Migraine Headaches: The Facts You Need To Know

Over 38 million Americans suffer from migraine headaches. Chances are you know someone who has this debilitating pain.

 

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Migraine Headache: What Is it?

A migraine is a headache with throbbing pain that is usually worse on one side of the head. The pain is often severe enough to hamper daily activities and may last from four hours to three days if untreated. More than one in 10 Americans, including one in 6 women, have migraines. Foods, stress, and hormones can be migraine triggers.

Throbbing pain typically occurs on one side near the temples, forehead, and eyes. Moreover, there is increased sensitivity to light, sound, and mild exertion, such as climbing the stairs. In addition, symptoms include nausea, vomiting, and vision problems. The pain can be disabling, forcing people to miss work or other activities.

 

Aura

About 20% of people who suffer from migraine headaches will have an aura about 20 minutes to an hour before the pain. They may see flashing lights, wavy lines, or dots, or they may have blurry vision or blind spots. These are called classic migraine headaches.

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Warning Signs

Some people may have a change in mood before a migraine begins. They may become more excitable, irritable or depressed. Others may detect a funny smell or taste. They may feel more fatigued, yawn frequently, or experience muscle tension. About 1 in 4 people experience this pre-migraine phase, which can occur as early as 24 hours before any head pain.

 

Triggers

There are several migraine headache triggers:

  • Flashing lights
  • anxiety and stress
  • lack of food and/or sleep
  • hormonal changes
  • foods such as MSG, red wine, cheese, chocolate, and processed meats
  • caffeine

 

Headache Susceptibility

Women are three times more likely to have these headaches than men. They are also more common among people who have epilepsy, depression, asthma, anxiety, stroke, and several other neurologic and hereditary disorders.

 

Children

About 5% of the children suffer from this type of headache. After puberty they are more common among girls. Children may have symptoms other than headache, including stomach pain or forceful and frequent vomiting.

 

 Diagnosis

Doctors use CT scans and MRI’s to rule out brain tumors and bleeding of the brain.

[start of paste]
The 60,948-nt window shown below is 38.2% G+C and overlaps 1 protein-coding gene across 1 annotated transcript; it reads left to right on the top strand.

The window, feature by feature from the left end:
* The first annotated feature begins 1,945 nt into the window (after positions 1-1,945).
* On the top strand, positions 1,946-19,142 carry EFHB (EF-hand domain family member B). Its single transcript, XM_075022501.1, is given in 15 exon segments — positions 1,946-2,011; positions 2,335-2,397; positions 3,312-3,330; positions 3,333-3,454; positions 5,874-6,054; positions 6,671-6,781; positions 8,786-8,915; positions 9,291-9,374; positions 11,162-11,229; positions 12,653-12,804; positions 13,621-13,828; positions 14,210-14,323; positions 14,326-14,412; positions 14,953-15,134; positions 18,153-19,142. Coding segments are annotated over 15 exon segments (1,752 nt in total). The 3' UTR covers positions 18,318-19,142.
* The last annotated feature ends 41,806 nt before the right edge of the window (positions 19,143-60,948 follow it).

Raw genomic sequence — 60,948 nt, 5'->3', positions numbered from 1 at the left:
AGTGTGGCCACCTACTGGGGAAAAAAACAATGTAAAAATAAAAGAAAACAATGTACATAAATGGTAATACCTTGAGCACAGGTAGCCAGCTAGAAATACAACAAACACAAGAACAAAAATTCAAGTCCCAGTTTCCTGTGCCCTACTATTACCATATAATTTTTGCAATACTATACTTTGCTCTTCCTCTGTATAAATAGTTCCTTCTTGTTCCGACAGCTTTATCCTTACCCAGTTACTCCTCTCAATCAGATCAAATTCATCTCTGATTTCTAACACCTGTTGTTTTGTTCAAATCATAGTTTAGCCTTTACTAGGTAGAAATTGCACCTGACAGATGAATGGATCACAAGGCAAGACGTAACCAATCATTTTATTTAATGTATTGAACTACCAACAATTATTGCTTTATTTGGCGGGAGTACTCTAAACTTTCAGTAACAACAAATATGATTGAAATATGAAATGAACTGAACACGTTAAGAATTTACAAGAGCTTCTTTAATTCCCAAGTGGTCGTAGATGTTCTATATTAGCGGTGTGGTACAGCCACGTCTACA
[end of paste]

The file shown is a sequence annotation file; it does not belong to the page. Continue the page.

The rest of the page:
Treatments

Combinations of common pain relievers and anti-inflammatories may help: acetaminophen, aspirin, ibuprofen, naproxen sodium. Extended use will cause uncomfortable side affects such as more intense headaches, and ulcers.

Triptans, are the most common medication prescribed for migraine headaches, and are most effective when taken early in an attack. Common triptans include Amerge, Axert, Frova, Imitrex, Maxalt, Relpax, Treximet, and Zomig. People with high blood pressure, heart disease, stroke, and other conditions may not be able to take triptans. Triptans do not interact well with antidepressants and anti-seizure drugs.

If migraine headaches are frequent or very severe, you may need to take a drug every day to prevent attacks. Drugs used to treat high blood pressure can be prescribed for this purpose. They include beta blockers and calcium channel blockers. Several types of antidepressants can also be used to prevent migraine, as well as anticonvulsants. Even Botox, which is normally used to treat wrinkles, can keep migraines at bay for some people.

 

Alternative treatments

All medications have side effects and can not be taken on a consistent basis. Therefore, alternative treatments such acupuncture and biofeedback relaxation training are recommended.

 

Conclusion

Migraine headaches are serious business and can be very severe. There are a variety of pharmacological and alternative treatments available. However, most of all, if you have a headache accompanied by paralysis, confusion, fever, or stiff neck, seek emergency medical care.

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